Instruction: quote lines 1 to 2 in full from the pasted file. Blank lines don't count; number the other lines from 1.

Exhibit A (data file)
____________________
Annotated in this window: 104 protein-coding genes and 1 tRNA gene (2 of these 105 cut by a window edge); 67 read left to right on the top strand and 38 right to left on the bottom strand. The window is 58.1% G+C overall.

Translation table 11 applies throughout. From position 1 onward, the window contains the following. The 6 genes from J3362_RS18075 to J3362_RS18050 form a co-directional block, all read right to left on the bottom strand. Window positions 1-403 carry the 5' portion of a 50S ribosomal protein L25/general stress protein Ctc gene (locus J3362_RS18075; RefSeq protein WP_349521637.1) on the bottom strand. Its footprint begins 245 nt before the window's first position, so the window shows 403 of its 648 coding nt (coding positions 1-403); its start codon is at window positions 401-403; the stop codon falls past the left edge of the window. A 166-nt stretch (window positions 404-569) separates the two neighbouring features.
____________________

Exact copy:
Annotated in this window: 104 protein-coding genes and 1 tRNA gene (2 of these 105 cut by a window edge); 67 read left to right on the top strand and 38 right to left on the bottom strand. The window is 58.1% G+C overall.

Translation table 11 applies throughout. From position 1 onward, the window contains the following. The 6 genes from J3362_RS18075 to J3362_RS18050 form a co-directional block, all read right to left on the bottom strand. Window positions 1-403 carry the 5' portion of a 50S ribosomal protein L25/general stress protein Ctc gene (locus J3362_RS18075; RefSeq protein WP_349521637.1) on the bottom strand. Its footprint begins 245 nt before the window's first position, so the window shows 403 of its 648 coding nt (coding positions 1-403); its start codon is at window positions 401-403; the stop codon falls past the left edge of the window. A 166-nt stretch (window positions 404-569) separates the two neighbouring features.